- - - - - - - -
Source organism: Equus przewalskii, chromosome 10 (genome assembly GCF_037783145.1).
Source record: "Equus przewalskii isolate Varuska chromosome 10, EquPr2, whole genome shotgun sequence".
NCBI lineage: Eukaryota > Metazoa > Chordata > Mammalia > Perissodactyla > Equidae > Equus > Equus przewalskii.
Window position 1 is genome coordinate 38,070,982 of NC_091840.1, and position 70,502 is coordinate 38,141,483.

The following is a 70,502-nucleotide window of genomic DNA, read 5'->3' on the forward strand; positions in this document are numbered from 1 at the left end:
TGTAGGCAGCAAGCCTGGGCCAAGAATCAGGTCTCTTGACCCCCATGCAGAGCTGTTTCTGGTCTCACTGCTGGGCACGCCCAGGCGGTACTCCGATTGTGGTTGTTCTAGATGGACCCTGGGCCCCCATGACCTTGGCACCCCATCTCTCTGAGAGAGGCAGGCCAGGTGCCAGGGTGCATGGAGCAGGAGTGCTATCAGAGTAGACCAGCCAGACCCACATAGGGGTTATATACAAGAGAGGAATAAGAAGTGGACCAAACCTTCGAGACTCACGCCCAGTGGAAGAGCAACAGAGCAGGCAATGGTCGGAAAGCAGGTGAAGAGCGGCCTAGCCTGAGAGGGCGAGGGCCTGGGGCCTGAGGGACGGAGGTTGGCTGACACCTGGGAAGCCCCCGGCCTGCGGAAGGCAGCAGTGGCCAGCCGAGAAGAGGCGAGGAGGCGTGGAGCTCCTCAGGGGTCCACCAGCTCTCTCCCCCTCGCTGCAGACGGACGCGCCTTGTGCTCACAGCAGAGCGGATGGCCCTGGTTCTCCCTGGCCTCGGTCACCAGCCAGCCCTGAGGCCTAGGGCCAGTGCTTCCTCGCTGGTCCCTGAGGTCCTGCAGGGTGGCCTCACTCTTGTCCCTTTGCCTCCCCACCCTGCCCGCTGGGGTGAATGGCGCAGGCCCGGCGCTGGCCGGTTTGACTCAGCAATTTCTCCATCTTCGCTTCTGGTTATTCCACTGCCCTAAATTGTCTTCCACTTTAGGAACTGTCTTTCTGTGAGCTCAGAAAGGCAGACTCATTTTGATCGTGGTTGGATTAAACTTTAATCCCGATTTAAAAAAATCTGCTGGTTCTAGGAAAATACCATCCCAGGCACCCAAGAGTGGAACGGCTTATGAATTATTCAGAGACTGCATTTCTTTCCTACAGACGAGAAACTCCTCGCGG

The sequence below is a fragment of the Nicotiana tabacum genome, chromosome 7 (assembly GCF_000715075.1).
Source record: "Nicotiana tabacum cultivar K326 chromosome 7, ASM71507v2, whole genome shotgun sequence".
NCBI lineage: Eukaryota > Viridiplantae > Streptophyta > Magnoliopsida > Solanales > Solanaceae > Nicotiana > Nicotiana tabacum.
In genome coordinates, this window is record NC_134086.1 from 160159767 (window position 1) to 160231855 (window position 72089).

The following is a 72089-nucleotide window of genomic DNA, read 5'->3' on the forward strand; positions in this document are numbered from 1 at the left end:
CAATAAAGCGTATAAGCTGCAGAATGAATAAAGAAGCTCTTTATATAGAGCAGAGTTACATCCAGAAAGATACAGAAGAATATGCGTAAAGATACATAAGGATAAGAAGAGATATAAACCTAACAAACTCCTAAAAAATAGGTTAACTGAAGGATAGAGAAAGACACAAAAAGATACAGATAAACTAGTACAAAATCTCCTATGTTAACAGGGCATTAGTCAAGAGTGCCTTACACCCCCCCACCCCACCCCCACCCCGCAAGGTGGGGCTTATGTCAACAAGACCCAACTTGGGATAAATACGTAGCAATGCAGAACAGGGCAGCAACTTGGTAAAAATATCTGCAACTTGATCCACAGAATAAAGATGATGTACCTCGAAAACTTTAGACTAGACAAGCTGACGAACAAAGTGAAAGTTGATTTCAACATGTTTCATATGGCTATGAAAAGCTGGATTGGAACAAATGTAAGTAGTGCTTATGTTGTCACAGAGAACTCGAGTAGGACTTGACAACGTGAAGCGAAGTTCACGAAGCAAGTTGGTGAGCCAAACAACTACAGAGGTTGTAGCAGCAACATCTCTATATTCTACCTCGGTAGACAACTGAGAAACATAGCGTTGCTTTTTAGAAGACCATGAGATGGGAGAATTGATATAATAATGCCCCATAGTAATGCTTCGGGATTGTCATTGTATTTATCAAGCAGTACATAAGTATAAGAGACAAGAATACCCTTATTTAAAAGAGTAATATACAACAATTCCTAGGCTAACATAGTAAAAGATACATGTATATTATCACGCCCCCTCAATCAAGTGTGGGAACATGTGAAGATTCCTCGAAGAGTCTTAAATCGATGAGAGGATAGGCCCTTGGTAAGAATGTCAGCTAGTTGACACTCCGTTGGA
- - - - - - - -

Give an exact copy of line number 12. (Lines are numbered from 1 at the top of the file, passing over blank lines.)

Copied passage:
CAATAAAGCGTATAAGCTGCAGAATGAATAAAGAAGCTCTTTATATAGAGCAGAGTTACATCCAGAAAGATACAGAAGAATATGCGTAAAGATACATAAGGATAAGAAGAGATATAAACCTAACAAACTCCTAAAAAATAGGTTAACTGAAGGATAGAGAAAGACACAAAAAGATACAGATAAACTAGTACAAAATCTCCTATGTTAACAGGGCATTAGTCAAGAGTGCCTTACACCCCCCCACCCCACCCCCACCCCGCAAGGTGGGGCTTATGTCAACAAGACCCAACTTGGGATAAATACGTAGCAATGCAGAACAGGGCAGCAACTTGGTAAAAATATCTGCAACTTGATCCACAGAATAAAGATGATGTACCTCGAAAACTTTAGACTAGACAAGCTGACGAACAAAGTGAAAGTTGATTTCAACATGTTTCATATGGCTATGAAAAGCTGGATTGGAACAAATGTAAGTAGTGCTTATGTTGTCACAGAGAACTCGAGTAGGACTTGACAACGTGAAGCGAAGTTCACGAAGCAAGTTGGTGAGCCAAACAACTACAGAGGTTGTAGCAGCAACATCTCTATATTCTACCTCGGTAGACAACTGAGAAACATAGCGTTGCTTTTTAGAAGACCATGAGATGGGAGAATTGATATAATAATGCCCCATAGTAATGCTTCGGGATTGTCATTGTATTTATCAAGCAGTACATAAGTATAAGAGACAAGAATACCCTTATTTAAAAGAGTAATATACAACAATTCCTAGGCTAACATAGTAAAAGATACATGTATATTATCACGCCCCCTCAATCAAGTGTGGGAACATGTGAAGATTCCTCGAAGAGTCTTAAATCGATGAGAGGATAGGCCCTTGGTAAGAATGTCAGCTAGTTGACACTCCGTTGGA